Table of Contents
- Installation on Windows
- Installation on macOS
- Installation on Ubuntu
- Saving, opening, exporting & importing crawls
- User agent
- Checking memory allocation
- XML sitemap creation
- Crawl analysis
- Command line interface set-up
- Command line interface
- Search function
- User Interface
Spider Crawl Tab
Spider Extraction Tab
Spider Limits Tab
Spider Rendering Tab
Spider Advanced Tab
- Cookie storage
- Ignore non-indexable URLs for on-page filters
- Ignore paginated URLs for duplicate filters
- Always follow redirects
- Always follow canonicals
- Respect noindex
- Respect canonical
- Respect next/prev
- Respect HSTS policy
- Respect self referencing meta refresh
- Extract images from img srcset attribute
- Crawl fragment identifiers
- Response timeout
- 5XX response retries
Spider Preferences Tab
Other Configuration Options
- Content area
- Spelling & grammar
- Robots.txt settings
- Custom robots.txt
- URL rewriting
- User agent
- HTTP header
- Custom search
- Custom extraction
- Custom link positions
- User Interface
- Google Analytics integration
- Google Search Console integration
- PageSpeed Insights integration
- Memory allocation
- Storage mode
Lower Window Tabs
Right Side Window Tabs
The images tab shows data related to any images discovered in a crawl. This includes both internal and external images, discovered by either <img src= tags, or <a href= tags. The filters show common issues discovered for images and their alt text.
Image alt attributes (often referred to incorrectly as ‘alt tags’) can be viewed by clicking on an image and then the ‘Image Details’ tab at the bottom, which populates the lower window tab.
Alt attributes should specify relevant and descriptive alternative text about the purpose of an image and appear in the source of the HTML like the below example.
<img src="screamingfrog-logo.jpg" alt="Screaming Frog" />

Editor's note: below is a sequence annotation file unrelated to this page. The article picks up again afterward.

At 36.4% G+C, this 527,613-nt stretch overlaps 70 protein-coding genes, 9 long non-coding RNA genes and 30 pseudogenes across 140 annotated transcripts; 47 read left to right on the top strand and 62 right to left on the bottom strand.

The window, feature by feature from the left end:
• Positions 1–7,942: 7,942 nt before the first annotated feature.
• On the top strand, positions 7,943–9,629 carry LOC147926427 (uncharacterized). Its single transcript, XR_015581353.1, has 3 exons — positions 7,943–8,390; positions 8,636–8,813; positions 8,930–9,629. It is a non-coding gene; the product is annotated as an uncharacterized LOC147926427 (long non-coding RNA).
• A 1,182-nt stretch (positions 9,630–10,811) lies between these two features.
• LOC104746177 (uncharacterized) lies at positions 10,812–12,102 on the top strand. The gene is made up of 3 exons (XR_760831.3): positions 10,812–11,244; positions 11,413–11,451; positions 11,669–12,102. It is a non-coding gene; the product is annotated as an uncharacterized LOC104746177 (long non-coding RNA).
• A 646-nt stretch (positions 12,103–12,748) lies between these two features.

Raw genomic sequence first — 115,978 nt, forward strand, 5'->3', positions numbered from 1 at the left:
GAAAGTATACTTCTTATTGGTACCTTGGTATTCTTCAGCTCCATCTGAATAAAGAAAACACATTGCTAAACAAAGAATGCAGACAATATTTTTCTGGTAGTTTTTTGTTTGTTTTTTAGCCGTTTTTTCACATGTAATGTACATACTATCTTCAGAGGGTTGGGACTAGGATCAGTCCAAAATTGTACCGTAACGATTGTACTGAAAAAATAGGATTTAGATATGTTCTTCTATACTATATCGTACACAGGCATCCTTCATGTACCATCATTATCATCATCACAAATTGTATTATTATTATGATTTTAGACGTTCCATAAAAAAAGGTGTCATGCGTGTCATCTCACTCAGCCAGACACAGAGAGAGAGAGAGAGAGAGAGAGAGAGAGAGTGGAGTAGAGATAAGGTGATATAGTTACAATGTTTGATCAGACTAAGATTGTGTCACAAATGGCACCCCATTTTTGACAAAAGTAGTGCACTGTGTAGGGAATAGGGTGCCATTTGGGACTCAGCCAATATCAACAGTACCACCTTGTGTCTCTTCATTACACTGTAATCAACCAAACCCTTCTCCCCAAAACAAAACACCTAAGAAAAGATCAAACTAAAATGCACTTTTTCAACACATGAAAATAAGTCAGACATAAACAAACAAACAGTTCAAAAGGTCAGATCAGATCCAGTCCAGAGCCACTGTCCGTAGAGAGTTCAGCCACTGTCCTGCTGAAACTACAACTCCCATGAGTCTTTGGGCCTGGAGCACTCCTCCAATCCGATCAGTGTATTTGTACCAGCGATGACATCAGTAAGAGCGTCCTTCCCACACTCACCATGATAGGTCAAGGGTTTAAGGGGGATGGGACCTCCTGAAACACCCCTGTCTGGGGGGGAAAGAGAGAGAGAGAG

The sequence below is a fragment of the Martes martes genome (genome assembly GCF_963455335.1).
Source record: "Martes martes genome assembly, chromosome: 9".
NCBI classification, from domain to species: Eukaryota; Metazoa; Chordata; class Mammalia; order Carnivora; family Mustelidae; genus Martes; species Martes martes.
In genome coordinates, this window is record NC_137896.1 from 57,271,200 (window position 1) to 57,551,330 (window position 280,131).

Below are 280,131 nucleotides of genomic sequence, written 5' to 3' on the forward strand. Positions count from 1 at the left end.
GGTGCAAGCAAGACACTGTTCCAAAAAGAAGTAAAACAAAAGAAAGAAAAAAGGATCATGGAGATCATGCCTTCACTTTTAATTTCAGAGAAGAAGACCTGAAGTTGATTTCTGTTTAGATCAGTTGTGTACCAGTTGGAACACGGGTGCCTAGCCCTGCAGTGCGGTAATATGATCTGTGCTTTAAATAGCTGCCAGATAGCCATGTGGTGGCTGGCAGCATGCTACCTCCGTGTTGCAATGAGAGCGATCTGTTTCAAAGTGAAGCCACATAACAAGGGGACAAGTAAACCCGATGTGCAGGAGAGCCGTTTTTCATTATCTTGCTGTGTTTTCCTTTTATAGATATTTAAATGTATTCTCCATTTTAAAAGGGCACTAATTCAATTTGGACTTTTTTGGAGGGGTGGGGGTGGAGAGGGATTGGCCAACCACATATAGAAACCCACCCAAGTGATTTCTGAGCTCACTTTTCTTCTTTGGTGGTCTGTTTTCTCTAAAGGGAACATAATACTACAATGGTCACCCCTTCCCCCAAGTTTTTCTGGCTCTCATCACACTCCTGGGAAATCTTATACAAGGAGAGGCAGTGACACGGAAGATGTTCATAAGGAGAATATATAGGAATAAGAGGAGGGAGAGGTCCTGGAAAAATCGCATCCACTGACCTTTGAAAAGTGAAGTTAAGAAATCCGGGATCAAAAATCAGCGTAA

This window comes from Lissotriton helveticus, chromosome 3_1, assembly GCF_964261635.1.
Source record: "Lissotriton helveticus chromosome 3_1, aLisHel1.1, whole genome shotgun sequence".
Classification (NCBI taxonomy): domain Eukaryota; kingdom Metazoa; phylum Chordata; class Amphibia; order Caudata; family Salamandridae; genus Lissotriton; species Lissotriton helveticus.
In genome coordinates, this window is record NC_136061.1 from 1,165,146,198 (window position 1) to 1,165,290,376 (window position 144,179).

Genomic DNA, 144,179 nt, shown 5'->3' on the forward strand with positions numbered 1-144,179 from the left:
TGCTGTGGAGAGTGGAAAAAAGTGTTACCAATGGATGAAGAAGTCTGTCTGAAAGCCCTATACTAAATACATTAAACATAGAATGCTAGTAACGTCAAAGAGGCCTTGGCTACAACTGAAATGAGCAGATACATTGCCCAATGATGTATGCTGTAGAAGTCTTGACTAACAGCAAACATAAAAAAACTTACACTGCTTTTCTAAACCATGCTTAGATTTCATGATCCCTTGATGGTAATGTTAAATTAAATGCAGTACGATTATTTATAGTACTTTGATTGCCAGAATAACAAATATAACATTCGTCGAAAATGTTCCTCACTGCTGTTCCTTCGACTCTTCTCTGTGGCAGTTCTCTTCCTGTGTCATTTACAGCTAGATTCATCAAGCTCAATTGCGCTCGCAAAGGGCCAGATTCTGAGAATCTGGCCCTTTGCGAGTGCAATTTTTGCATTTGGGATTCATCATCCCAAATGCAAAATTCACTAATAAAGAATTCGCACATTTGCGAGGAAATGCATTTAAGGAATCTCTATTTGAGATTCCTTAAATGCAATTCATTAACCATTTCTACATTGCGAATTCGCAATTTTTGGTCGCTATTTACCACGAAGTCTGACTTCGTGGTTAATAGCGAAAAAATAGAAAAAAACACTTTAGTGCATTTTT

Decorative images should provide a null (empty) alt text (alt=””) so that they can be ignored by assistive technologies, such as screen readers, rather than not including an alt attribute at all.
<img src="decorative-frog-space.jpg" alt="" />
This tab includes the following columns.
- Address – The URL crawled.
- Content – The content type of the image (jpeg, gif, png etc).
- Size – Size of the image in kilobytes. File size is in bytes in the export, so divide by 1,024 to convert to kilobytes.
- Indexability – Whether the URL is indexable or Non-Indexable.
- Indexability Status – The reason why a URL is Non-Indexable. For example, if it’s canonicalised to another URL.
This tab includes the following filters.
- Over 100kb – Large images over 100kb in size. Page speed is extremely important for users and SEO and often large resources such as images are one of the most common issues that slow down web pages. This filter simply acts as a general rule of thumb to help identify images that are fairly large in file size and may take longer to load. These should be considered for optimisation, alongside opportunities identified in the PageSpeed tab which uses the PSI API and Lighthouse to audit speed. This can help identify images that haven’t been optimised in size, load offscreen, are unoptimised etc.
- Missing Alt Text – Images that have an alt attribute, but are missing alt text. Click the address (URL) of the image and then the ‘Image Details’ tab in the lower window pane to view which pages have the image on, and which pages are missing alt text of the said image. Images should have descriptive alternative text about it’s purpose, which helps the blind and visually impaired and the search engines understand it and it’s relevance to the web page. For decorative images a null (empty) alt text should be provided (alt=””) so that they can be ignored by assistive technologies, such as screen readers.
- Missing Alt Attribute – Images that are missing an alt attribute all together. Click the address (URL) of the image and then the ‘Image Details’ tab in the lower window pane to view which pages have the image on, and are missing alt attributes. All images should contain an alt attribute with descriptive text, or blank when it’s a decorative image.
- Alt Text Over 100 Characters – Images which have one instance of alt text over 100 characters in length. This is not strictly an issue, however image alt text should be concise and descriptive. It should not be used to stuff lots of keywords or paragraphs of text onto a page.
For more information on optimising images, please read our guide on ‘How To View Alt Text & Find Missing Alt Text‘.
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